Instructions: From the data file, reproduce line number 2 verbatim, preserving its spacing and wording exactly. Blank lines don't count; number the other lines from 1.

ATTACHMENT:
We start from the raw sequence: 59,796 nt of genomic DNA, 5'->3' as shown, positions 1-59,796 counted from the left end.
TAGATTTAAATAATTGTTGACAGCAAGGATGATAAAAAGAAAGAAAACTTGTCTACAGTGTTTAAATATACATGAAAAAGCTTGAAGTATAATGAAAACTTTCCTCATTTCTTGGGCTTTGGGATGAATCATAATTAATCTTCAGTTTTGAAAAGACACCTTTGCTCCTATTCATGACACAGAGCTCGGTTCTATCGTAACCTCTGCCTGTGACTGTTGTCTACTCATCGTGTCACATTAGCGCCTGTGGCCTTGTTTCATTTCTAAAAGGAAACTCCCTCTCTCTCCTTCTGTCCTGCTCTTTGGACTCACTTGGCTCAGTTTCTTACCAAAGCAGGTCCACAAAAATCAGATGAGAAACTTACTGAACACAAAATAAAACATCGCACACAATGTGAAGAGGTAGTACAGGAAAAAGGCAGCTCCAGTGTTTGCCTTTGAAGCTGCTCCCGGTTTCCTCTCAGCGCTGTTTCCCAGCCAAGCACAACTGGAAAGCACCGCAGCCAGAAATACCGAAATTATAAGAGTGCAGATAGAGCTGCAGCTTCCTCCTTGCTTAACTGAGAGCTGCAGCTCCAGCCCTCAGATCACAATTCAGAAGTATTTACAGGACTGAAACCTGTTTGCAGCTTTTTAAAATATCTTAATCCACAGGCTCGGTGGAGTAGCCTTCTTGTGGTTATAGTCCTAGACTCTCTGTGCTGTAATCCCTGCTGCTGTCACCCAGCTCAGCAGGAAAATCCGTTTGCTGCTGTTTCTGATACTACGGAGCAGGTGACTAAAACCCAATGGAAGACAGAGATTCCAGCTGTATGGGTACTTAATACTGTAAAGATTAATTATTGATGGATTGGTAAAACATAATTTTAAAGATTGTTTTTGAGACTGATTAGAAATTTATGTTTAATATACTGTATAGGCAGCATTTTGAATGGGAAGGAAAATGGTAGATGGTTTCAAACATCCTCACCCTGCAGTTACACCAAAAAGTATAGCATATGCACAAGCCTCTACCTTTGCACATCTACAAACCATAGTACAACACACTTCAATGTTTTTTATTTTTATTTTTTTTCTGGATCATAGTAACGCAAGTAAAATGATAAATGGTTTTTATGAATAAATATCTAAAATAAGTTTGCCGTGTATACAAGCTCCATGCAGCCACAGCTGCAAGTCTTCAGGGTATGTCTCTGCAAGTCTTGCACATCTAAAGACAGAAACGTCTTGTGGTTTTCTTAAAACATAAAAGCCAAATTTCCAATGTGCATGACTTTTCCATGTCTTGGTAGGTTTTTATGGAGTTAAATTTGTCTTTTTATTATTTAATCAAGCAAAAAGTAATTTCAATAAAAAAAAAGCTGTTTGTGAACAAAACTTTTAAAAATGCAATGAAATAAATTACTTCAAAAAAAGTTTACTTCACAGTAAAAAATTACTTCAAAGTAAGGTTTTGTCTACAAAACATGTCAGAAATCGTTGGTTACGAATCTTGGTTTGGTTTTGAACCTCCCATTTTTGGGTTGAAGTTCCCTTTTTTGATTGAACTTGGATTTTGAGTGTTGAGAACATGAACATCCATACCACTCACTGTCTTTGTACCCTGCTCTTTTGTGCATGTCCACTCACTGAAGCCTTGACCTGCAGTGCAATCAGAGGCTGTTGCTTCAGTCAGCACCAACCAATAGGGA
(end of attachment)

TAGATTTAAATAATTGTTGACAGCAAGGATGATAAAAAGAAAGAAAACTTGTCTACAGTGTTTAAATATACATGAAAAAGCTTGAAGTATAATGAAAACTTTCCTCATTTCTTGGGCTTTGGGATGAATCATAATTAATCTTCAGTTTTGAAAAGACACCTTTGCTCCTATTCATGACACAGAGCTCGGTTCTATCGTAACCTCTGCCTGTGACTGTTGTCTACTCATCGTGTCACATTAGCGCCTGTGGCCTTGTTTCATTTCTAAAAGGAAACTCCCTCTCTCTCCTTCTGTCCTGCTCTTTGGACTCACTTGGCTCAGTTTCTTACCAAAGCAGGTCCACAAAAATCAGATGAGAAACTTACTGAACACAAAATAAAACATCGCACACAATGTGAAGAGGTAGTACAGGAAAAAGGCAGCTCCAGTGTTTGCCTTTGAAGCTGCTCCCGGTTTCCTCTCAGCGCTGTTTCCCAGCCAAGCACAACTGGAAAGCACCGCAGCCAGAAATACCGAAATTATAAGAGTGCAGATAGAGCTGCAGCTTCCTCCTTGCTTAACTGAGAGCTGCAGCTCCAGCCCTCAGATCACAATTCAGAAGTATTTACAGGACTGAAACCTGTTTGCAGCTTTTTAAAATATCTTAATCCACAGGCTCGGTGGAGTAGCCTTCTTGTGGTTATAGTCCTAGACTCTCTGTGCTGTAATCCCTGCTGCTGTCACCCAGCTCAGCAGGAAAATCCGTTTGCTGCTGTTTCTGATACTACGGAGCAGGTGACTAAAACCCAATGGAAGACAGAGATTCCAGCTGTATGGGTACTTAATACTGTAAAGATTAATTATTGATGGATTGGTAAAACATAATTTTAAAGATTGTTTTTGAGACTGATTAGAAATTTATGTTTAATATACTGTATAGGCAGCATTTTGAATGGGAAGGAAAATGGTAGATGGTTTCAAACATCCTCACCCTGCAGTTACACCAAAAAGTATAGCATATGCACAAGCCTCTACCTTTGCACATCTACAAACCATAGTACAACACACTTCAATGTTTTTTATTTTTATTTTTTTTCTGGATCATAGTAACGCAAGTAAAATGATAAATGGTTTTTATGAATAAATATCTAAAATAAGTTTGCCGTGTATACAAGCTCCATGCAGCCACAGCTGCAAGTCTTCAGGGTATGTCTCTGCAAGTCTTGCACATCTAAAGACAGAAACGTCTTGTGGTTTTCTTAAAACATAAAAGCCAAATTTCCAATGTGCATGACTTTTCCATGTCTTGGTAGGTTTTTATGGAGTTAAATTTGTCTTTTTATTATTTAATCAAGCAAAAAGTAATTTCAATAAAAAAAAAGCTGTTTGTGAACAAAACTTTTAAAAATGCAATGAAATAAATTACTTCAAAAAAAGTTTACTTCACAGTAAAAAATTACTTCAAAGTAAGGTTTTGTCTACAAAACATGTCAGAAATCGTTGGTTACGAATCTTGGTTTGGTTTTGAACCTCCCATTTTTGGGTTGAAGTTCCCTTTTTTGATTGAACTTGGATTTTGAGTGTTGAGAACATGAACATCCATACCACTCACTGTCTTTGTACCCTGCTCTTTTGTGCATGTCCACTCACTGAAGCCTTGACCTGCAGTGCAATCAGAGGCTGTTGCTTCAGTCAGCACCAACCAATAGGGA